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Bart Selman

Associate Professor

PhD Univ. of Toronto, 1991

I am interested in the development of new formalisms and methods for artificial intelligence (AI) by combining a sound theoretical approach with a principled experimental component. The focus of my research is on compute-intensive methods for AI. Traditionally, general search and reasoning is avoided in AI largely by explicitly incorporating large amounts of domain-specific knowledge. While a knowledge-intensive approach has been successful in certain domains, like automatic diagnosis, in other areas, such as planning or general reasoning, progress has been disappointing. However, recent advances in general search and reasoning methods combined with faster hardware and better implementations provide strong evidence that a

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compute-intensive approach is not only suitable for dealing with the combinatorial nature of many AI formalisms but may be required to supplement domain-specific knowledge—especially considering the knowledge-acquisition bottleneck in terms of encoding highly specific domain knowledge.

I am interested in fast, general, reasoning and search methods, with an emphasis on stochastic procedures—a promising recent development for solving computationally hard problems. I also investigate various sources of complexity in hard problems, using theoretical and experimental methods. This work explores interesting connections between computer science, AI, and statistical physics. In addition, I study issues in problem representation, including the robustness of encodings, abstraction, compilation, and approximation methods. These issues are critical to the successful application in realistic domains of reasoning and search methods. In terms of applications, I am particularly interested in challenge problems from planning, knowledge representation, machine learning, and data mining. Our planning system, BlackBox, developed jointly with Henry Kautz of AT&T Labs, is one of the current fastest general-purpose planning systems.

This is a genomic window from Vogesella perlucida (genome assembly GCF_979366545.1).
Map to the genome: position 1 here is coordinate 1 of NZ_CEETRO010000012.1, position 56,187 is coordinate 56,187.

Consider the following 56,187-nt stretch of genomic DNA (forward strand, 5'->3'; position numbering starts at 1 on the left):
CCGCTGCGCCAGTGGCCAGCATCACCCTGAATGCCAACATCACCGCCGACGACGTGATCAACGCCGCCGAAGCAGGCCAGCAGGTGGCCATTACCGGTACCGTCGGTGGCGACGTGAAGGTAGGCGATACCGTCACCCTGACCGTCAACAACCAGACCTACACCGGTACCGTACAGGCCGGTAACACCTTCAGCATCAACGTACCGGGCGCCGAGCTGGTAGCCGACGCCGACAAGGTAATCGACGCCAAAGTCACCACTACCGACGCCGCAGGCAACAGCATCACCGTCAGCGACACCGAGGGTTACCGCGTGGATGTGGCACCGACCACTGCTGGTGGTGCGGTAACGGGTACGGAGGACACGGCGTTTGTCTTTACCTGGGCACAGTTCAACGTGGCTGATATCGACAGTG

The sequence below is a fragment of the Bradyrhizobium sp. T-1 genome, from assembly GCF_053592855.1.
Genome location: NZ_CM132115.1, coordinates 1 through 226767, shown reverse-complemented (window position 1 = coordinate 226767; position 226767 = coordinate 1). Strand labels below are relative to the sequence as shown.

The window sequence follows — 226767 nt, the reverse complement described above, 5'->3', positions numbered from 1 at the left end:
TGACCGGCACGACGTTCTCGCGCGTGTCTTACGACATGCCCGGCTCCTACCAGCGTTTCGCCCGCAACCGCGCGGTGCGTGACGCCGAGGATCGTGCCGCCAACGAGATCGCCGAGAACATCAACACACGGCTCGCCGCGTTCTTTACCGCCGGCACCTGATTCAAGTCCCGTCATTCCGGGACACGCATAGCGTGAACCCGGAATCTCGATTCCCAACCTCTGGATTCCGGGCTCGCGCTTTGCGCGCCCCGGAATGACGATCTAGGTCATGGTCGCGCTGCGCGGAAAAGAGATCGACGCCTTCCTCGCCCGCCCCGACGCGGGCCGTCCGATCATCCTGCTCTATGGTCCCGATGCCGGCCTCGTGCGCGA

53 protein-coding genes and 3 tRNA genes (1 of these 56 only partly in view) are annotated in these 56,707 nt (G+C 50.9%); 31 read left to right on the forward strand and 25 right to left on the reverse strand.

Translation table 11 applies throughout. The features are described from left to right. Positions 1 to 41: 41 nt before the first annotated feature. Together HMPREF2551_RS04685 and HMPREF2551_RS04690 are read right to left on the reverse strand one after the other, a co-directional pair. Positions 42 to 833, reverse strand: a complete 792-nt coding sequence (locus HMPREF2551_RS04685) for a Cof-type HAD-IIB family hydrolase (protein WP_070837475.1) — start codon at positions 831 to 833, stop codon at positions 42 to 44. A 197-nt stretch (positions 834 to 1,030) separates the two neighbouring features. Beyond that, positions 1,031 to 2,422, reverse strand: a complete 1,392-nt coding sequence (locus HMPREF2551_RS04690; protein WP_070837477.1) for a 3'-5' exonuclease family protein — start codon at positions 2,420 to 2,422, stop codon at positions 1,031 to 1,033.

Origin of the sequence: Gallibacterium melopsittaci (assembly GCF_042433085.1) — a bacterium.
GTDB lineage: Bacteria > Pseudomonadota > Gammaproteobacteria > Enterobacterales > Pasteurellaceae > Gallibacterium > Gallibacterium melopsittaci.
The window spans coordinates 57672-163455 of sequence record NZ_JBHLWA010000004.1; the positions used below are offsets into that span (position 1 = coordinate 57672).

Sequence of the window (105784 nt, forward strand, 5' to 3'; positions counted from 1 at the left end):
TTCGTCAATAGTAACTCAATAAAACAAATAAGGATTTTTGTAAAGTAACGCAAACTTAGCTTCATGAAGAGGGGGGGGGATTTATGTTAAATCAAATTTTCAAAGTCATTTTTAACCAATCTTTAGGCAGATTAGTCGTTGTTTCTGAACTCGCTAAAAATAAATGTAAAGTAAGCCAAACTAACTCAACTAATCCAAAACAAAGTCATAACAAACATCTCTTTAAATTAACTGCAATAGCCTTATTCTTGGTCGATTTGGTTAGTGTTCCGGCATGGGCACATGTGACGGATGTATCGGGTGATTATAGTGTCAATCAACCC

I also pursue applications in areas outside AI, such as operations research and software/protocol verification.


NSF Faculty Early Career Development Award

University Activities

  • PhD Admissions Committee

  • Coordinator: AI seminar series

  • Member: Field of Cognitive Studies

Professional Activities

  • Editor: J. Artificial Intelligence Research (JAIR); Annals of Mathematics and Artificial Intelligence (guest editor)

  • Editorial Board: Constraints: An International J.

  • Program Committee: Fifteenth Nat. Conf. Artificial Intelligence (AAAI 98); Thirteenth Biennial European Conf. Artificial Intelligence (ECAI 98); Sixth Int. Conf. Principles of Knowledge Representation and Reasoning (KR 98); Fourth Int. Conf. Artificial Intelligence Planning Systems (AIPS 98); Eighth Int. Conf. Artificial Intelligence: Mehodology, Systems, Applications (AIMSA 98); Symp. Abstraction, Reformulation and Approximation (SARA 98); Constraint Programming (CP 97)